Need help with parent who has Primary Progressive Aphasia

Primary progressive aphasia is a rare brain disorder which, unlike “standard” aphasia, deteriorates over time and the person slowly loses the ability to communicate.

My mother has been diagnosed with primary progressive aphasia. It apparently started several years ago. It was considered “fluent” aphasia at first but at this point she can barely speak, write or communicate. She has had therapist-led speech therapy, home computer-based speech therapy and drug treatment with Piracetam/Nootropyl but nothing has helped her condition. Brain scans don’t show anything unusual and the neurologists haven’t offered any suggestions for helping her. I’ve done a lot of Google searching but found nothing promising. I feel that I’ve run out of options now and don’t know what to do next.

My father is her primary care-giver and I worry about both of them. When I visit them I try to offer additional suggestions to help her but he feels he’s done enough and told me not to bother him about it anymore. I pre-paid for 50 speech therapy session for her about a year ago at a speech clinic 10 minutes from their house. He never bothered to take her to any sessions. For reasons I’m not able to determine neither he nor my brother care at all that she has almost completely lost her ability to communicate. Trying to deal with my mother’s disability and the rest of the family’s reluctance to help her is having a very bad effect on me.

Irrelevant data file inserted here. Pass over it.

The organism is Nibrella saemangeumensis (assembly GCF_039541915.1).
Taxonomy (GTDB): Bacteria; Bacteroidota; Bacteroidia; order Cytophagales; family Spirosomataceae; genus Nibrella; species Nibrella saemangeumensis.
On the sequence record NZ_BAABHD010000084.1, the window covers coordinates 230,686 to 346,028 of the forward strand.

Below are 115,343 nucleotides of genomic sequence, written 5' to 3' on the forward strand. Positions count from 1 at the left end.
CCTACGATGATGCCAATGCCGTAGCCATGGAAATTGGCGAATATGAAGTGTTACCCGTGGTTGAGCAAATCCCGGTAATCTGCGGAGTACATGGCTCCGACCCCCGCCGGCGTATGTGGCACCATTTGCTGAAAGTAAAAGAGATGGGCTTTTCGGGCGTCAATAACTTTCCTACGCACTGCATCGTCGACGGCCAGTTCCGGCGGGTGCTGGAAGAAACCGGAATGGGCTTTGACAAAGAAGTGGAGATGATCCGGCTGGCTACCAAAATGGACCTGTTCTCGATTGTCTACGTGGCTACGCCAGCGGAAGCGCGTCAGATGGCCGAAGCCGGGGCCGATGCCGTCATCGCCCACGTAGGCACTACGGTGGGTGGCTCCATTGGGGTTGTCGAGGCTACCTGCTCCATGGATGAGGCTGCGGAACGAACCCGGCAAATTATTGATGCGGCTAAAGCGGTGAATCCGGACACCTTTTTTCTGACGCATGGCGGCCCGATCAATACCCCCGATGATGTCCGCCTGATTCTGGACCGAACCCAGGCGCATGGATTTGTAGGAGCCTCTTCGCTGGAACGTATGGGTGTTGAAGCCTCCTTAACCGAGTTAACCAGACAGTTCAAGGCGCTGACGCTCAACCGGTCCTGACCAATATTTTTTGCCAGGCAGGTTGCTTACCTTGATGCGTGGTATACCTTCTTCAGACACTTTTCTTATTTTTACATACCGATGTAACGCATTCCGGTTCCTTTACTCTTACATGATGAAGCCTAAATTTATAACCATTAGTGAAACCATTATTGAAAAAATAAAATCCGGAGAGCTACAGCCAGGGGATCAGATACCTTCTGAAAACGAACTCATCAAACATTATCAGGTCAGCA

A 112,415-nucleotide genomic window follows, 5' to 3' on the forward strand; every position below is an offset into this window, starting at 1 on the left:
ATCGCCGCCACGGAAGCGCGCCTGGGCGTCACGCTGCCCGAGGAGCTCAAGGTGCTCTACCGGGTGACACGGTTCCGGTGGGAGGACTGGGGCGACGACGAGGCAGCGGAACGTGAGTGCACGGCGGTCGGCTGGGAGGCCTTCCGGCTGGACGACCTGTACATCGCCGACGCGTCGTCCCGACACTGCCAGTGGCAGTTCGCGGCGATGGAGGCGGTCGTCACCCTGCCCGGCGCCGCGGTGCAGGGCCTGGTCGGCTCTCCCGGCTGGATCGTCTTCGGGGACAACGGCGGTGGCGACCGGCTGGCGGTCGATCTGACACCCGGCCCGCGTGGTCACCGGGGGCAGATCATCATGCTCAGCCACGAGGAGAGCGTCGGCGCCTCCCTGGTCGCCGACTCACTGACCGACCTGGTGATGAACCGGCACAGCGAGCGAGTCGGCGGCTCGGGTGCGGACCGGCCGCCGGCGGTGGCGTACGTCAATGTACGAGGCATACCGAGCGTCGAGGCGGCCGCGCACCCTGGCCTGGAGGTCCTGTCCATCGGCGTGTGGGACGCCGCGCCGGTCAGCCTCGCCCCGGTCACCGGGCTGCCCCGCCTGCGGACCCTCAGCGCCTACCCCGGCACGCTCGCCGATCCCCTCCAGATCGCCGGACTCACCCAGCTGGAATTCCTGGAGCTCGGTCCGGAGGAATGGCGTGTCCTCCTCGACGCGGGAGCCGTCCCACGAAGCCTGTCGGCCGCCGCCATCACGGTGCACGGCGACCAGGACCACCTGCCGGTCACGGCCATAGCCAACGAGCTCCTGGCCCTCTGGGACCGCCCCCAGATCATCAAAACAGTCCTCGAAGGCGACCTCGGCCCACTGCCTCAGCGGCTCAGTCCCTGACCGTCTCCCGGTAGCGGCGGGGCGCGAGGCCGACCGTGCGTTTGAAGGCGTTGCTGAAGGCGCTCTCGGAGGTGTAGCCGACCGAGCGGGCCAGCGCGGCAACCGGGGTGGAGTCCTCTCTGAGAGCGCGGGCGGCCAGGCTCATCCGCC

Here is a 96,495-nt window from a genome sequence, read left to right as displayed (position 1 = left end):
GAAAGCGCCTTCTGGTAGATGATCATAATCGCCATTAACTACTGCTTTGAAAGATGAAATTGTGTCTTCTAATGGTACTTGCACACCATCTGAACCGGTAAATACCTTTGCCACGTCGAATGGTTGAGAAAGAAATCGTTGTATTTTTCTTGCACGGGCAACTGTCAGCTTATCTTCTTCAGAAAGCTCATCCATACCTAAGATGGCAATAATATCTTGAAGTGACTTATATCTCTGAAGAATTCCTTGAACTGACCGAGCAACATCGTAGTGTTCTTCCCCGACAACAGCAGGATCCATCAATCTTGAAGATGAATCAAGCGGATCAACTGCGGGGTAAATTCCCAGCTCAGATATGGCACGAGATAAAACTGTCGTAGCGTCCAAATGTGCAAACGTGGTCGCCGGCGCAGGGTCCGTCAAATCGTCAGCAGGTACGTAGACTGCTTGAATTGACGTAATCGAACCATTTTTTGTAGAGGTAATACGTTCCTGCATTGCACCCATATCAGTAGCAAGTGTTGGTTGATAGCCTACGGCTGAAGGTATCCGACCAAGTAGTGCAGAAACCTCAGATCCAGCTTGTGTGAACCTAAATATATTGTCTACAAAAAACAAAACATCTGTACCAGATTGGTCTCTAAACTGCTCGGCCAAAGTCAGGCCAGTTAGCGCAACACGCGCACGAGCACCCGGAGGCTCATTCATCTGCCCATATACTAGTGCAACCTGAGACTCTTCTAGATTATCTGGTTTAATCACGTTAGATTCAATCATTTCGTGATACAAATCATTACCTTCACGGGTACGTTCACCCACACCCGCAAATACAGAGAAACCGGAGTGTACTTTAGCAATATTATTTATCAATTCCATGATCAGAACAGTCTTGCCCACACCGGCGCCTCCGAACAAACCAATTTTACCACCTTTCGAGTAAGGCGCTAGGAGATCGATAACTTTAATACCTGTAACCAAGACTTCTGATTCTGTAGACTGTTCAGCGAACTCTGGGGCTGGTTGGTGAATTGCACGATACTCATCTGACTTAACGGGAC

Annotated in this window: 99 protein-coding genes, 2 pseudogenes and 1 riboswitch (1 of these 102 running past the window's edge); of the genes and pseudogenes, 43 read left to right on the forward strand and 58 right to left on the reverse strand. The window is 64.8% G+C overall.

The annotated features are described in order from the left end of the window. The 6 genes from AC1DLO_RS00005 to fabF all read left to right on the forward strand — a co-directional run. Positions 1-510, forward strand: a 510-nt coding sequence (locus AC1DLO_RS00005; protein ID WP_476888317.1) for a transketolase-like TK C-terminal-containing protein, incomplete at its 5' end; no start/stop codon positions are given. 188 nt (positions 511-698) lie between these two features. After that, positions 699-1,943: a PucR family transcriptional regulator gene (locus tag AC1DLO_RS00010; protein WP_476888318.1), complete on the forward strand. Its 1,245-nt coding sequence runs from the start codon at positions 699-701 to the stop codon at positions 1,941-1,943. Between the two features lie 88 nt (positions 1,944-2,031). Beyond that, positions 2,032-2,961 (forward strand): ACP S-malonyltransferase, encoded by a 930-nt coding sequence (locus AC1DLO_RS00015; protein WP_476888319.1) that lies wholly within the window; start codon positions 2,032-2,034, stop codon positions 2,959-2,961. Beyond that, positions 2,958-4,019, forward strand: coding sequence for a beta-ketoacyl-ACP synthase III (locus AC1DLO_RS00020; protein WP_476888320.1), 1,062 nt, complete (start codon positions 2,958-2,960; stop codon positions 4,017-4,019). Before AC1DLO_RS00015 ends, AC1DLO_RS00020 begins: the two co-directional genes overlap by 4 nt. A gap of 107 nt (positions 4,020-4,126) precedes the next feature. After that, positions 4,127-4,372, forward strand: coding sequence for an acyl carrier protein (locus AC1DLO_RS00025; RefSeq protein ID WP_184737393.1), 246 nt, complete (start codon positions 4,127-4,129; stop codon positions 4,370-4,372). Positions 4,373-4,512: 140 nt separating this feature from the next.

Does anyone have experience dealing with someone with this problem?
Can you provide any suggestions for helping someone with this disorder?


Standing here flatfooted with no suggestions.

I took care of my parents when my mother had Alzheimer’s and my father was physically going downhill. And he did not see that she was losing abilities, he saw her as refusing to act as his wife should. This made the job a lot harder.

I think you could use an expert in problems of this sort, that is a social worker.

I wish you and yours the best.

Hi there,

I work with service dogs and with “Animal Assisted Therapy” Dogs. We have seen great things in working with aphasia patients and dogs for therapeutic purposes.

You can contact the Delta Society and ask them to put you in touch with someone who handles and works with a therapy dog in your area and see if you could book some one-on-one visits with your mom.

It won’t reverse the condition, but we’ve certainly seen some great improvements in the therapeutic process when therapy dogs get involved and help out :slight_smile: It’s always less frustrating to try and communicate with an animal than it is with people…

Take care,